- Anime is popular, so complaining about it loudly will get more clicks to your blog or Instagram account. Most people complaining about anime are not fans but trolls pretending to be fans.
- How could a short university student with large breasts even exist?! I literally cannot even.
A List of Problematic Anime
Citrus. One of my favorite yuri manga caused a big stir when the anime came out, and many (apparently non-anime watching) fans tuned in only to be shocked by the story. Show a brother and sister having unprotected sex (Yosuga no Sora), and no one bats an eye. But push a girl down on the bed and kiss her dramatically, and everyone loses their minds.
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Goblin Slayer. The show that brought dramatic adult themes to the fantasy genre caught a lot of flack for its dark story and visuals. But it was told a well-structured story and had a lot of character building absent from many inferior series.
Uzaki-chan Wants to Hang Out. One of the most bizarre reactions Twitter had to an anime was Uzaki-chan. Just like our parents who complained about the heavy metal music we listened to because “all heavy metal music is Satanic,” they clearly had no idea what they were talking about.
The Seven Deadly Sins. Then there’s the tendency of people to extrapolate that every anime is bad because of one particular show. I’ve had someone argue that “all anime depicts sexual harassment” because this one show (and only this show) does.
School Days. I’m positive that some fans hate NTR today because of their strong reaction to the School Days anime. Of course, this ending is not found in the game, and there are 21 (mostly non-violent) endings in School Days and 35+ (all non-violent) endings in Shiny Days. Also, it’s fucking School Days? Having yandere/violent endings is kind of the point.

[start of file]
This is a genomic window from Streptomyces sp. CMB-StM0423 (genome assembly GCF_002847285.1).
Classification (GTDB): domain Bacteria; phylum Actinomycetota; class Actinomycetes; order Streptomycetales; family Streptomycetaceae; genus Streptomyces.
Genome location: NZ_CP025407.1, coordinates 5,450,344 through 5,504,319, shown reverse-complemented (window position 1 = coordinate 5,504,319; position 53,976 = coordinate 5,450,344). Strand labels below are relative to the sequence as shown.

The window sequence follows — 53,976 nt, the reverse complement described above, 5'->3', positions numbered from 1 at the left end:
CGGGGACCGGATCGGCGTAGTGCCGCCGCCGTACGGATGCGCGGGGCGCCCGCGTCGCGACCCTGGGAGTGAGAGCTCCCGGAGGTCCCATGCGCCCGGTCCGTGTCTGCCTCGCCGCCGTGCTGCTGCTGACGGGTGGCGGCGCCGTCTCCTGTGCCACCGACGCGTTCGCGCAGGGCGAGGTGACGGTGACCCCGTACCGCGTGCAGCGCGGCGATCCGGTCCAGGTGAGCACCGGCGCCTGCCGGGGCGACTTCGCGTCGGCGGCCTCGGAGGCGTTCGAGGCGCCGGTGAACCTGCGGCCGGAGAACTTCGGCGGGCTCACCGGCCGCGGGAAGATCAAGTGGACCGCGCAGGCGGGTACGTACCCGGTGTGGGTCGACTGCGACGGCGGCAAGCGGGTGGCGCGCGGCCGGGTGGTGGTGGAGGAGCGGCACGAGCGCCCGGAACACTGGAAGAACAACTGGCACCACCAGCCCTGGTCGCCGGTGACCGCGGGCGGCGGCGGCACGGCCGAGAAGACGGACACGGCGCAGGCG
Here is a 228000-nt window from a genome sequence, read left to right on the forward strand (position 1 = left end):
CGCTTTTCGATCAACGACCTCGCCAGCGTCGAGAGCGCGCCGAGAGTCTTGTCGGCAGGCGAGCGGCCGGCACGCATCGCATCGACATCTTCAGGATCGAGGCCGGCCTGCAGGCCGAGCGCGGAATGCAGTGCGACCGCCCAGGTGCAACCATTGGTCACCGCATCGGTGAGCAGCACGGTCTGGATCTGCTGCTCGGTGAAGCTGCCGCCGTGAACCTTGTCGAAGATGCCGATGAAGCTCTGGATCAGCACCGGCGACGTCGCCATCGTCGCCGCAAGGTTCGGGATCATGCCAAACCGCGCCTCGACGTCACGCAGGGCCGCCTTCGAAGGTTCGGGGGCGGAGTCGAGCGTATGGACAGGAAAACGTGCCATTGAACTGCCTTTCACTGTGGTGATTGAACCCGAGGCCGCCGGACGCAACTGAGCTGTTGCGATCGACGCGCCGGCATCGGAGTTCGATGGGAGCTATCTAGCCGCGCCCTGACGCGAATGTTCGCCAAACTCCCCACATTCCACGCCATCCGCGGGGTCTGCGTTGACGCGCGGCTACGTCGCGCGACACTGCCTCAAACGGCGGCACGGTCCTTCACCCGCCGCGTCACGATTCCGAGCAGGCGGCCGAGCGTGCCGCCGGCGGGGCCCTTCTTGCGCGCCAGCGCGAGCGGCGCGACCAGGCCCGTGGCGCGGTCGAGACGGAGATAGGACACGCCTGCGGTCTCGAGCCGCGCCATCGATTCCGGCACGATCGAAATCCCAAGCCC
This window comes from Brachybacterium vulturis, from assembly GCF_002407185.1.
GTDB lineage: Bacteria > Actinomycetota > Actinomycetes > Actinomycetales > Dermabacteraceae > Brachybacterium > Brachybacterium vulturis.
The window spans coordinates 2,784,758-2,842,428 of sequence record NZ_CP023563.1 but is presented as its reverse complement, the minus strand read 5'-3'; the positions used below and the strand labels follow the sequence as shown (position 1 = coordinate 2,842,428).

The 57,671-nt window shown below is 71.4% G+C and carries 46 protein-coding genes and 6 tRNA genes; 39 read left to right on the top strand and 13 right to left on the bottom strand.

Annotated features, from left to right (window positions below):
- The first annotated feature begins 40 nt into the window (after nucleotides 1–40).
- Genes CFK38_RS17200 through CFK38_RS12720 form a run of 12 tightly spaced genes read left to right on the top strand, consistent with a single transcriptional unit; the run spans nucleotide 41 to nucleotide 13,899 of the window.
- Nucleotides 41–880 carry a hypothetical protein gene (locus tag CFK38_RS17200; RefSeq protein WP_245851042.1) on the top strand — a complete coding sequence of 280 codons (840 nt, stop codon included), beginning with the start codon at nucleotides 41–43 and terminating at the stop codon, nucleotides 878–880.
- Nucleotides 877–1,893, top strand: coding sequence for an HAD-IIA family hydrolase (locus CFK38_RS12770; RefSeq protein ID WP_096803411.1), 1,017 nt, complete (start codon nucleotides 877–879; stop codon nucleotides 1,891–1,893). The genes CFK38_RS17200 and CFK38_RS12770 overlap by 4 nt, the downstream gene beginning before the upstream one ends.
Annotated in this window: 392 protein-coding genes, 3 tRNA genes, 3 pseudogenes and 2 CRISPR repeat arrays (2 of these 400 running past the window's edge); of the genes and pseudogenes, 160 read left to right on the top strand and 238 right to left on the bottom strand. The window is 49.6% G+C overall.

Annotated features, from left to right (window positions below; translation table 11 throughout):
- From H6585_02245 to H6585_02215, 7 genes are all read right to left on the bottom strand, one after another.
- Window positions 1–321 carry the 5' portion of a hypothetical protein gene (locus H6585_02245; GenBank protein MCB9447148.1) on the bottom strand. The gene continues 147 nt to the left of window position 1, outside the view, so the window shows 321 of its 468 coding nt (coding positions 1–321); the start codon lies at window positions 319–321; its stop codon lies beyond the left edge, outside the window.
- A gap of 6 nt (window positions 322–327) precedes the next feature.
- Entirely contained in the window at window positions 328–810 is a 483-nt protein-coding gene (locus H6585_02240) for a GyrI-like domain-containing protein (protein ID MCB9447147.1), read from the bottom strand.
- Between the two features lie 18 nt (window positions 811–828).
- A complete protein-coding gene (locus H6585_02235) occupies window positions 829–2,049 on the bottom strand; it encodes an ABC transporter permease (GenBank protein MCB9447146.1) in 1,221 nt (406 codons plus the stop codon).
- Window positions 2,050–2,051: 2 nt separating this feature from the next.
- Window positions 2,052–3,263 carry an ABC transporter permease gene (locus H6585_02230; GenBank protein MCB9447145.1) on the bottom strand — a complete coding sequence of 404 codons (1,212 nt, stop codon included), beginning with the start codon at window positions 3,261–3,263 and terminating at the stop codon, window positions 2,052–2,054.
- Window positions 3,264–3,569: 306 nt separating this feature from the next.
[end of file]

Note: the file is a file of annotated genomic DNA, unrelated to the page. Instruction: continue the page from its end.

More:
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Made in Abyss. Although it’s the most incredible adventure story since Castle in the Sky Lapta, some off-color sexual jokes are made here and there.
Attack on Titan. What started as a bold series about people inexplicably living in a walled city where they’re preyed upon by mindless giants took an unexpected turn into commentary on WWII and fascism in season 4. I didn’t mind this and found this part of the show entertaining since I can separate fictional stories from reality. Besides, without the visual imagery of WWII we wouldn’t even have Star Wars.
Fiction Should Be Free to Tell Any Story
In the end, most of us would probably agree that creators should be 100% free to tell any story they want, and the whole reason some of us watch anime is because of that freedom. The good thing is that there are 200+ anime series released each year, with everything from sports to pure idol to giant robot shows, many having zero fanservice of objectional elements. Hopefully, these folks can find some non-problematic anime to watch!
Thanks for reading this blog post exploring problematic anime. Got any comments or feedback? Post them below, or reply to us on Twitter!